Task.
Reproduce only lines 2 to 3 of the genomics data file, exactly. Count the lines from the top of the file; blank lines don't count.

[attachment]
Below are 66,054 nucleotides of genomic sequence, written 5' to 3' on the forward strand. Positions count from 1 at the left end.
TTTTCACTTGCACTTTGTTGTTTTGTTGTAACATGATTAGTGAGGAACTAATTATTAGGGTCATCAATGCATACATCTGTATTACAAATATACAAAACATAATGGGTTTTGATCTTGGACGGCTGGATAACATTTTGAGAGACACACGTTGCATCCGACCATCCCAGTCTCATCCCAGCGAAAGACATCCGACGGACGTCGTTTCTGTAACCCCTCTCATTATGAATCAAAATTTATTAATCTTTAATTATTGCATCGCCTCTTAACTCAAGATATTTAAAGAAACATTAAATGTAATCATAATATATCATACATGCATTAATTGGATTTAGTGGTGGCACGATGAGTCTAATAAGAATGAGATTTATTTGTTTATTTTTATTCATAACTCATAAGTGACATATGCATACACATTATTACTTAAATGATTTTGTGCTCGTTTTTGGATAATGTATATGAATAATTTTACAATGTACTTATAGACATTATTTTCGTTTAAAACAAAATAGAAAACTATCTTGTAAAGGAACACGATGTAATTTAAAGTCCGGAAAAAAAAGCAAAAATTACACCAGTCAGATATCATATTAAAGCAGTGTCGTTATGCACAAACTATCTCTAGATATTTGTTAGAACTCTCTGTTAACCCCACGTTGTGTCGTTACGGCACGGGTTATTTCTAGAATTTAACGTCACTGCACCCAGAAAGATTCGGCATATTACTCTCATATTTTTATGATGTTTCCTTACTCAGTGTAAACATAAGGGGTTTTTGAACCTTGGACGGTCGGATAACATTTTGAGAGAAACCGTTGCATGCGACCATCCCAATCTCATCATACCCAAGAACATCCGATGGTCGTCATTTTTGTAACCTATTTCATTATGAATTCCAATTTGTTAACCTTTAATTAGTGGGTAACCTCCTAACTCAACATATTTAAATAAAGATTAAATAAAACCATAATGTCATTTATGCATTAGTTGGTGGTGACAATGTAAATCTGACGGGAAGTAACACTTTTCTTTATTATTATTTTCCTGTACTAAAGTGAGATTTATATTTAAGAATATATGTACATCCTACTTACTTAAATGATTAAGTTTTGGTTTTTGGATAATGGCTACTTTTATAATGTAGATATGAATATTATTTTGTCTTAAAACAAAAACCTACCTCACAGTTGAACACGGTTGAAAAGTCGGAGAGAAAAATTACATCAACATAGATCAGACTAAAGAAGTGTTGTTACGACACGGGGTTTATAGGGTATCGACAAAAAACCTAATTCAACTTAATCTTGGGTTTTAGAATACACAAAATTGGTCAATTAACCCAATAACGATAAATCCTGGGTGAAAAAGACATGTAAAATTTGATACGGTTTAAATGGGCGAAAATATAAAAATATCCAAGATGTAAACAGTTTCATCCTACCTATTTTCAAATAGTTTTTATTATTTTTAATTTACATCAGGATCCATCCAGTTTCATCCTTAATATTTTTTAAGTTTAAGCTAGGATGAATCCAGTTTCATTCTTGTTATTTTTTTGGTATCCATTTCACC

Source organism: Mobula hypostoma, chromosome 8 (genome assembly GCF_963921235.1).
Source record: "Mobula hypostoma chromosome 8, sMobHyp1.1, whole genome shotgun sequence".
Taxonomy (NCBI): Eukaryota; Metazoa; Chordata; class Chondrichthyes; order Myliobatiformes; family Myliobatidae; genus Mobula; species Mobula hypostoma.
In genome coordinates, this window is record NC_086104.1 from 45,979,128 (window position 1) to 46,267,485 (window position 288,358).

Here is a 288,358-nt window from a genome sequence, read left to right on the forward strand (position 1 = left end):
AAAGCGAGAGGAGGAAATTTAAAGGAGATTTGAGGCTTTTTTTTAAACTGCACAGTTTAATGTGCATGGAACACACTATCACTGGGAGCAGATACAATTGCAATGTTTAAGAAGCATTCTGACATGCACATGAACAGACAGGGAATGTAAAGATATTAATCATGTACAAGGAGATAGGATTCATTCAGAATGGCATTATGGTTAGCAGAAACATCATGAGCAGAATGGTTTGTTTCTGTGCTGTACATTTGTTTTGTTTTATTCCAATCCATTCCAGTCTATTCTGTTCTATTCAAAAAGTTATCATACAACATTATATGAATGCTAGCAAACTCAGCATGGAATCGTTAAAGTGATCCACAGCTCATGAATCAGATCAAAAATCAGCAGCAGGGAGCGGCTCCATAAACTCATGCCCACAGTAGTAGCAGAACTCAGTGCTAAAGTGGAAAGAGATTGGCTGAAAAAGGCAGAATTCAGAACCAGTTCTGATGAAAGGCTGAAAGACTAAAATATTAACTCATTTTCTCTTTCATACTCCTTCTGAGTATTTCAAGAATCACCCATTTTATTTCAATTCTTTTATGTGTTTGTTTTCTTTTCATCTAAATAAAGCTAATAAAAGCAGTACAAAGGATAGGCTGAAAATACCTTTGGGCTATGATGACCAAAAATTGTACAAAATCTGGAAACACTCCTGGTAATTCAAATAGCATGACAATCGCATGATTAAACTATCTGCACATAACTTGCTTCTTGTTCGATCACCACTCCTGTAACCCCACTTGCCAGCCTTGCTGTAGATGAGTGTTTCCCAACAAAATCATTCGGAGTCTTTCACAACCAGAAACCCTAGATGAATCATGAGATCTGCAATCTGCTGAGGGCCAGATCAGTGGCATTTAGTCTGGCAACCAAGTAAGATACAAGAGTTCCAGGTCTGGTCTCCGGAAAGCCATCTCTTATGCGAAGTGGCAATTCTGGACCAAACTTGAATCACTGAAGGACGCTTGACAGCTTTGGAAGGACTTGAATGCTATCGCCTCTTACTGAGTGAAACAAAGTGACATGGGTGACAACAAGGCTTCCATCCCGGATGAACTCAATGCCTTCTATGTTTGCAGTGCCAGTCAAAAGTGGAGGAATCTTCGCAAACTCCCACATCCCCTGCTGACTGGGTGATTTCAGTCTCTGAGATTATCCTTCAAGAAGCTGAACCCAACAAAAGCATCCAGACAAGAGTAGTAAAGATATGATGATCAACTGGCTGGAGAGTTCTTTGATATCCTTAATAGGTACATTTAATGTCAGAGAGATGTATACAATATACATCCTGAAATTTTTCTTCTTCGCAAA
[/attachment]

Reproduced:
TTTTCACTTGCACTTTGTTGTTTTGTTGTAACATGATTAGTGAGGAACTAATTATTAGGGTCATCAATGCATACATCTGTATTACAAATATACAAAACATAATGGGTTTTGATCTTGGACGGCTGGATAACATTTTGAGAGACACACGTTGCATCCGACCATCCCAGTCTCATCCCAGCGAAAGACATCCGACGGACGTCGTTTCTGTAACCCCTCTCATTATGAATCAAAATTTATTAATCTTTAATTATTGCATCGCCTCTTAACTCAAGATATTTAAAGAAACATTAAATGTAATCATAATATATCATACATGCATTAATTGGATTTAGTGGTGGCACGATGAGTCTAATAAGAATGAGATTTATTTGTTTATTTTTATTCATAACTCATAAGTGACATATGCATACACATTATTACTTAAATGATTTTGTGCTCGTTTTTGGATAATGTATATGAATAATTTTACAATGTACTTATAGACATTATTTTCGTTTAAAACAAAATAGAAAACTATCTTGTAAAGGAACACGATGTAATTTAAAGTCCGGAAAAAAAAGCAAAAATTACACCAGTCAGATATCATATTAAAGCAGTGTCGTTATGCACAAACTATCTCTAGATATTTGTTAGAACTCTCTGTTAACCCCACGTTGTGTCGTTACGGCACGGGTTATTTCTAGAATTTAACGTCACTGCACCCAGAAAGATTCGGCATATTACTCTCATATTTTTATGATGTTTCCTTACTCAGTGTAAACATAAGGGGTTTTTGAACCTTGGACGGTCGGATAACATTTTGAGAGAAACCGTTGCATGCGACCATCCCAATCTCATCATACCCAAGAACATCCGATGGTCGTCATTTTTGTAACCTATTTCATTATGAATTCCAATTTGTTAACCTTTAATTAGTGGGTAACCTCCTAACTCAACATATTTAAATAAAGATTAAATAAAACCATAATGTCATTTATGCATTAGTTGGTGGTGACAATGTAAATCTGACGGGAAGTAACACTTTTCTTTATTATTATTTTCCTGTACTAAAGTGAGATTTATATTTAAGAATATATGTACATCCTACTTACTTAAATGATTAAGTTTTGGTTTTTGGATAATGGCTACTTTTATAATGTAGATATGAATATTATTTTGTCTTAAAACAAAAACCTACCTCACAGTTGAACACGGTTGAAAAGTCGGAGAGAAAAATTACATCAACATAGATCAGACTAAAGAAGTGTTGTTACGACACGGGGTTTATAGGGTATCGACAAAAAACCTAATTCAACTTAATCTTGGGTTTTAGAATACACAAAATTGGTCAATTAACCCAATAACGATAAATCCTGGGTGAAAAAGACATGTAAAATTTGATACGGTTTAAATGGGCGAAAATATAAAAATATCCAAGATGTAAACAGTTTCATCCTACCTATTTTCAAATAGTTTTTATTATTTTTAATTTACATCAGGATCCATCCAGTTTCATCCTTAATATTTTTTAAGTTTAAGCTAGGATGAATCCAGTTTCATTCTTGTTATTTTTTTGGTATCCATTTCACC

Source organism: Mobula hypostoma, chromosome 8 (genome assembly GCF_963921235.1).